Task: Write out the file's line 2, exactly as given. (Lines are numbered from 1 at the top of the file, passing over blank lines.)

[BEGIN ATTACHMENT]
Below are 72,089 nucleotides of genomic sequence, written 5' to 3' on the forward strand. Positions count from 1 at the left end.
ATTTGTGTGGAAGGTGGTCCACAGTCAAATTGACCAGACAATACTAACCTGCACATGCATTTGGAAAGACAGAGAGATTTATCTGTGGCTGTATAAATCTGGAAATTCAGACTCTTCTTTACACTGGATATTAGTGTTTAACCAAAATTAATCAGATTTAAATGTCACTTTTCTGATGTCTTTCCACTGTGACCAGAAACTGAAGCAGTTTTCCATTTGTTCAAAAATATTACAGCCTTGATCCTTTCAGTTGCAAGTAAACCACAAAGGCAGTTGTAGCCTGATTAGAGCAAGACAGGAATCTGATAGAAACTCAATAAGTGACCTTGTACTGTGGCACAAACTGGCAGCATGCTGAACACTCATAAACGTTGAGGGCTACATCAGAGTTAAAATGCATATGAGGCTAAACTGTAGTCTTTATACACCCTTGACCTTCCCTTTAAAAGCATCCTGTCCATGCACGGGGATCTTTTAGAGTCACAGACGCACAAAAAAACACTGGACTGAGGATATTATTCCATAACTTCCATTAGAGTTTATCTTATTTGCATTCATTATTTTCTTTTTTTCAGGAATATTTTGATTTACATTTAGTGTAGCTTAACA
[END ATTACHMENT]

ATTTGTGTGGAAGGTGGTCCACAGTCAAATTGACCAGACAATACTAACCTGCACATGCATTTGGAAAGACAGAGAGATTTATCTGTGGCTGTATAAATCTGGAAATTCAGACTCTTCTTTACACTGGATATTAGTGTTTAACCAAAATTAATCAGATTTAAATGTCACTTTTCTGATGTCTTTCCACTGTGACCAGAAACTGAAGCAGTTTTCCATTTGTTCAAAAATATTACAGCCTTGATCCTTTCAGTTGCAAGTAAACCACAAAGGCAGTTGTAGCCTGATTAGAGCAAGACAGGAATCTGATAGAAACTCAATAAGTGACCTTGTACTGTGGCACAAACTGGCAGCATGCTGAACACTCATAAACGTTGAGGGCTACATCAGAGTTAAAATGCATATGAGGCTAAACTGTAGTCTTTATACACCCTTGACCTTCCCTTTAAAAGCATCCTGTCCATGCACGGGGATCTTTTAGAGTCACAGACGCACAAAAAAACACTGGACTGAGGATATTATTCCATAACTTCCATTAGAGTTTATCTTATTTGCATTCATTATTTTCTTTTTTTCAGGAATATTTTGATTTACATTTAGTGTAGCTTAACA